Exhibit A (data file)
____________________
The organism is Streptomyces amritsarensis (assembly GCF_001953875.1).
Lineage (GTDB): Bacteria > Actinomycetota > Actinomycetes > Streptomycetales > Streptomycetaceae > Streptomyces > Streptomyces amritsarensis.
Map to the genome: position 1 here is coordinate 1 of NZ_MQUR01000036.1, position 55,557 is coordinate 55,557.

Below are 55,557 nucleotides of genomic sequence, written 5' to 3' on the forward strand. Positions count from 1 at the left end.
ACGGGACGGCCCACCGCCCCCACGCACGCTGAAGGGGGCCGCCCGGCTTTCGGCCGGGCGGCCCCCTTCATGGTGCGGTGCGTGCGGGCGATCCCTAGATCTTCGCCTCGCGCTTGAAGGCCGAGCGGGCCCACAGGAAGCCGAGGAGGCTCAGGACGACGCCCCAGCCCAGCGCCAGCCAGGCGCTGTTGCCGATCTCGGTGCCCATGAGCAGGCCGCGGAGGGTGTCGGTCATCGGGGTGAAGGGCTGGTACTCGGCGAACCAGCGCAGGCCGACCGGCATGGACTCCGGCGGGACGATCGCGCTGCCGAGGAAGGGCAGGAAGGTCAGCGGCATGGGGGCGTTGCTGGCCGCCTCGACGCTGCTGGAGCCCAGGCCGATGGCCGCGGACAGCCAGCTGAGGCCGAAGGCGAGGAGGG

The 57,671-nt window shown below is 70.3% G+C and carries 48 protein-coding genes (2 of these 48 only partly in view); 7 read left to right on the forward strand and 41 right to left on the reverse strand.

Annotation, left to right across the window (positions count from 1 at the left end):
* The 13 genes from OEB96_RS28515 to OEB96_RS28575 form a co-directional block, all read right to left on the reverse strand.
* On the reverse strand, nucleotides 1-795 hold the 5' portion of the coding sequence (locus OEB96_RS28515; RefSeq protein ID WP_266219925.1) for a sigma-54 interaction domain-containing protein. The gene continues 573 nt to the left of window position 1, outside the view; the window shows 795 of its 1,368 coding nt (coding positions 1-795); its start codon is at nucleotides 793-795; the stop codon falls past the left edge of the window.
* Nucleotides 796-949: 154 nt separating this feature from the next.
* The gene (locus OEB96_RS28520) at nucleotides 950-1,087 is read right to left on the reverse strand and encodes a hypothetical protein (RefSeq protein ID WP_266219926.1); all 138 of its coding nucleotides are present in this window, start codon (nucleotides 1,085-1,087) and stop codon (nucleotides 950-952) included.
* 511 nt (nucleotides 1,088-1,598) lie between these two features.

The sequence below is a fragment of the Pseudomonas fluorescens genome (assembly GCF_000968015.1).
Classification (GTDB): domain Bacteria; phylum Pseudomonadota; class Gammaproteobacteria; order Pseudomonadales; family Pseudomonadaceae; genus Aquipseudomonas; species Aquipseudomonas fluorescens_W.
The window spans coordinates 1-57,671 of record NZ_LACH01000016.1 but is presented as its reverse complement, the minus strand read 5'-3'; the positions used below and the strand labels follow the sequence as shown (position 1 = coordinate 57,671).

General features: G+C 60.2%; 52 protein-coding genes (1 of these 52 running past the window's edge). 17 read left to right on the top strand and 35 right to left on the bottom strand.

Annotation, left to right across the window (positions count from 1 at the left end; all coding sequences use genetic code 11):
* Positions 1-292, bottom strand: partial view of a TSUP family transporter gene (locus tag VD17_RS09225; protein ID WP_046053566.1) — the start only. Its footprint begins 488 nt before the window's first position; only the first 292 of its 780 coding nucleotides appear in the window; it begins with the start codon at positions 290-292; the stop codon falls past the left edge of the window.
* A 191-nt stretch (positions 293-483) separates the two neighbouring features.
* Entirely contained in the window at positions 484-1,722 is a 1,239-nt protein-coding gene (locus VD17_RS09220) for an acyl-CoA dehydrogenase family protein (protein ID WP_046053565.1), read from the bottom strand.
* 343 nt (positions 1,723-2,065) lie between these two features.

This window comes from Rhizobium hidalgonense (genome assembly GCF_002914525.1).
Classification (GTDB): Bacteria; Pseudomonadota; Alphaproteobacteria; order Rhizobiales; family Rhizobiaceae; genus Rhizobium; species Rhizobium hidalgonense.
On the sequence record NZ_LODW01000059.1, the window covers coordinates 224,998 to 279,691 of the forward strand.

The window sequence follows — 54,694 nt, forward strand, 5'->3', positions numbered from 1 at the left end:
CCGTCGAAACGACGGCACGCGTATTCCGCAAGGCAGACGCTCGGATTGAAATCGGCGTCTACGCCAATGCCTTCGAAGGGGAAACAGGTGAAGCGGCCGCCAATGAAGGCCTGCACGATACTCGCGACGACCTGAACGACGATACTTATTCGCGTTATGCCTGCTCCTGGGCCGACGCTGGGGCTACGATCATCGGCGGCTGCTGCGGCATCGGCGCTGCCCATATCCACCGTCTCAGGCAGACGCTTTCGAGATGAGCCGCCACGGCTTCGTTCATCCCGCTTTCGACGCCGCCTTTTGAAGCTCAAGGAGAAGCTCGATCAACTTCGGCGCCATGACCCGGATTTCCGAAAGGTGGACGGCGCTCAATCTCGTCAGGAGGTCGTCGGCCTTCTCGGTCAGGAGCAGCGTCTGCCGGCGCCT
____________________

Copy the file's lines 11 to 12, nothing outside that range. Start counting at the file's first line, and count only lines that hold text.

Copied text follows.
* The gene (locus OEB96_RS28520) at nucleotides 950-1,087 is read right to left on the reverse strand and encodes a hypothetical protein (RefSeq protein ID WP_266219926.1); all 138 of its coding nucleotides are present in this window, start codon (nucleotides 1,085-1,087) and stop codon (nucleotides 950-952) included.
* 511 nt (nucleotides 1,088-1,598) lie between these two features.